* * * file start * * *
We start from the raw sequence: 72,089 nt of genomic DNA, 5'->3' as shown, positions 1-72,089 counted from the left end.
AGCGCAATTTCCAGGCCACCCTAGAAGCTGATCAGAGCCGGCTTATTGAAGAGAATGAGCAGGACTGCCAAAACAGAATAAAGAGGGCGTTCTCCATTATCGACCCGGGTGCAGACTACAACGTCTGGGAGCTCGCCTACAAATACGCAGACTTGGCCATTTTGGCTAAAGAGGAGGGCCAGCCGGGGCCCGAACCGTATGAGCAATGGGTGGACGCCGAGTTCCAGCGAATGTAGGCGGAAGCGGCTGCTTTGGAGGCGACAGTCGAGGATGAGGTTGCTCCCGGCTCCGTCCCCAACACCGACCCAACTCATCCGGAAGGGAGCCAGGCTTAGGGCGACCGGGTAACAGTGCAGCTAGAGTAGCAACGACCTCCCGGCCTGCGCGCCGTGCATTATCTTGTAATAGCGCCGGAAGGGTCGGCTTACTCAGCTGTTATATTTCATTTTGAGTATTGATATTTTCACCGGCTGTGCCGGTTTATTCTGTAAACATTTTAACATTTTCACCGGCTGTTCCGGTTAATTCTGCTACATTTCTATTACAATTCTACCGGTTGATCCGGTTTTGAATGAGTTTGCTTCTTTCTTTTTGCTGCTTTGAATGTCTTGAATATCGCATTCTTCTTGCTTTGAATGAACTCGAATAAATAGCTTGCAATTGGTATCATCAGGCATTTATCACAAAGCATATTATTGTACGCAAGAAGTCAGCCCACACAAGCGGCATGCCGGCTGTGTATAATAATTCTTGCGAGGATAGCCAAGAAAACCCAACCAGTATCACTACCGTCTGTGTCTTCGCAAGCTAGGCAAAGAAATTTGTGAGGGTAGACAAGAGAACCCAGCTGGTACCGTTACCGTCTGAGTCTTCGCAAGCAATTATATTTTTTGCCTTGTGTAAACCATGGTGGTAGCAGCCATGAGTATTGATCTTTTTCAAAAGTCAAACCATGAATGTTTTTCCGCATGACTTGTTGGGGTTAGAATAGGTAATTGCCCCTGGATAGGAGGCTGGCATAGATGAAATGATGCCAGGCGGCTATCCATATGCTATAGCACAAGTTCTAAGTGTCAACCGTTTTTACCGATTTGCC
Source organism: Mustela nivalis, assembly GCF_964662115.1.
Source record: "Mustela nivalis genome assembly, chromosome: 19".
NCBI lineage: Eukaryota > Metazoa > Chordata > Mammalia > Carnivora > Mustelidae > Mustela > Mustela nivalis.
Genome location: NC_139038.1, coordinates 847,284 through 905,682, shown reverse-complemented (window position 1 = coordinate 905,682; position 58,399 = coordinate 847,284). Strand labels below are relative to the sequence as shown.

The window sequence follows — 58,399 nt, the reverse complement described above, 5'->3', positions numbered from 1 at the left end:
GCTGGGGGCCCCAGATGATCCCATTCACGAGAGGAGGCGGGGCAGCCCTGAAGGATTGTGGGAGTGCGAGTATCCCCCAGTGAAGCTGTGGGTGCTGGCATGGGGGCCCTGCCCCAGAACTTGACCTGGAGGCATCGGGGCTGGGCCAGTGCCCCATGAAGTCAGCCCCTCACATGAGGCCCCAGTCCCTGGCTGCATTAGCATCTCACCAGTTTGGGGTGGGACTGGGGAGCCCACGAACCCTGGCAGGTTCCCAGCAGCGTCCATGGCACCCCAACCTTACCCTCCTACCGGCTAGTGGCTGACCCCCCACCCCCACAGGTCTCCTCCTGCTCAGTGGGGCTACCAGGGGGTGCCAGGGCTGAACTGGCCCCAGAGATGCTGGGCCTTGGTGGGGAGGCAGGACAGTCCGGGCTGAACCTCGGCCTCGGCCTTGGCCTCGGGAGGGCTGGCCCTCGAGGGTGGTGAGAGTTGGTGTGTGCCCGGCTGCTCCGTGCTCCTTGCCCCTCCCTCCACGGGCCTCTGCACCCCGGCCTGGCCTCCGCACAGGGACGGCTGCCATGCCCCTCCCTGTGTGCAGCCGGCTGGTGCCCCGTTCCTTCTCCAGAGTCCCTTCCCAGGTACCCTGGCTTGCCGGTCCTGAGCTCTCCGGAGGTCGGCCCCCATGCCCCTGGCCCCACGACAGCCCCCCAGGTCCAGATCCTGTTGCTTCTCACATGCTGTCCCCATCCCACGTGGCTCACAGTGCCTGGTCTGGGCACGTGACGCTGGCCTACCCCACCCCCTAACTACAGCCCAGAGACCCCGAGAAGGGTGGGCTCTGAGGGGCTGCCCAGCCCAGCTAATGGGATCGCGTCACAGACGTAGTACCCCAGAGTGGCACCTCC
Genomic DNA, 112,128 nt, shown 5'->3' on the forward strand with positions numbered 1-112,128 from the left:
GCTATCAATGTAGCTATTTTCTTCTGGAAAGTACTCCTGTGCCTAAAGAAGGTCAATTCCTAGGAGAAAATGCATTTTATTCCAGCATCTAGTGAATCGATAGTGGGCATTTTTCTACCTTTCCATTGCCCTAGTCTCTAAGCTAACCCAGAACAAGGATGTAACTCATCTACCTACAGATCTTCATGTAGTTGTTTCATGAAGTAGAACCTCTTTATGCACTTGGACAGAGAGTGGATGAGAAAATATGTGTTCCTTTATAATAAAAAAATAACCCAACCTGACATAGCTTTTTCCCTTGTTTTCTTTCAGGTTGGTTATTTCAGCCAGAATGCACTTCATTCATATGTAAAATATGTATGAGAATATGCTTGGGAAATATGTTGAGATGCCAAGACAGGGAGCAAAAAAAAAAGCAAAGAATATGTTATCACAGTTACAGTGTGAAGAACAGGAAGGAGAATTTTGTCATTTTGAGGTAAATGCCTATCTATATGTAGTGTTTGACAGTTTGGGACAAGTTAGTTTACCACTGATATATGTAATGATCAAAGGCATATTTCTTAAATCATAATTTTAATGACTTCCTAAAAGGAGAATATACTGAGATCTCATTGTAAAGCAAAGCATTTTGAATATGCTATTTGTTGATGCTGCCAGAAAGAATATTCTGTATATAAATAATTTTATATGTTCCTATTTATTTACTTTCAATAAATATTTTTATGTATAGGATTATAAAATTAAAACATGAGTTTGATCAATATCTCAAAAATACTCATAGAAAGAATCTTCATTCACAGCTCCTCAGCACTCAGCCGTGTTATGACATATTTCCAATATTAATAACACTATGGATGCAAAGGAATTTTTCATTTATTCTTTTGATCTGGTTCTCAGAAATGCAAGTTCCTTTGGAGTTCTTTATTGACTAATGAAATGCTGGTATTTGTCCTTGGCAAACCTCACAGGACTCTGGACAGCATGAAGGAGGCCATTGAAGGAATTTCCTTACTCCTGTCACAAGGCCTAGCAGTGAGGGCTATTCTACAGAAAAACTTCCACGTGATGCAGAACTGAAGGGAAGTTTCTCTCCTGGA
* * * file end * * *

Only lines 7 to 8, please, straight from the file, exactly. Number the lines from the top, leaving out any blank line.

The window sequence follows — 58,399 nt, the reverse complement described above, 5'->3', positions numbered from 1 at the left end:
GCTGGGGGCCCCAGATGATCCCATTCACGAGAGGAGGCGGGGCAGCCCTGAAGGATTGTGGGAGTGCGAGTATCCCCCAGTGAAGCTGTGGGTGCTGGCATGGGGGCCCTGCCCCAGAACTTGACCTGGAGGCATCGGGGCTGGGCCAGTGCCCCATGAAGTCAGCCCCTCACATGAGGCCCCAGTCCCTGGCTGCATTAGCATCTCACCAGTTTGGGGTGGGACTGGGGAGCCCACGAACCCTGGCAGGTTCCCAGCAGCGTCCATGGCACCCCAACCTTACCCTCCTACCGGCTAGTGGCTGACCCCCCACCCCCACAGGTCTCCTCCTGCTCAGTGGGGCTACCAGGGGGTGCCAGGGCTGAACTGGCCCCAGAGATGCTGGGCCTTGGTGGGGAGGCAGGACAGTCCGGGCTGAACCTCGGCCTCGGCCTTGGCCTCGGGAGGGCTGGCCCTCGAGGGTGGTGAGAGTTGGTGTGTGCCCGGCTGCTCCGTGCTCCTTGCCCCTCCCTCCACGGGCCTCTGCACCCCGGCCTGGCCTCCGCACAGGGACGGCTGCCATGCCCCTCCCTGTGTGCAGCCGGCTGGTGCCCCGTTCCTTCTCCAGAGTCCCTTCCCAGGTACCCTGGCTTGCCGGTCCTGAGCTCTCCGGAGGTCGGCCCCCATGCCCCTGGCCCCACGACAGCCCCCCAGGTCCAGATCCTGTTGCTTCTCACATGCTGTCCCCATCCCACGTGGCTCACAGTGCCTGGTCTGGGCACGTGACGCTGGCCTACCCCACCCCCTAACTACAGCCCAGAGACCCCGAGAAGGGTGGGCTCTGAGGGGCTGCCCAGCCCAGCTAATGGGATCGCGTCACAGACGTAGTACCCCAGAGTGGCACCTCC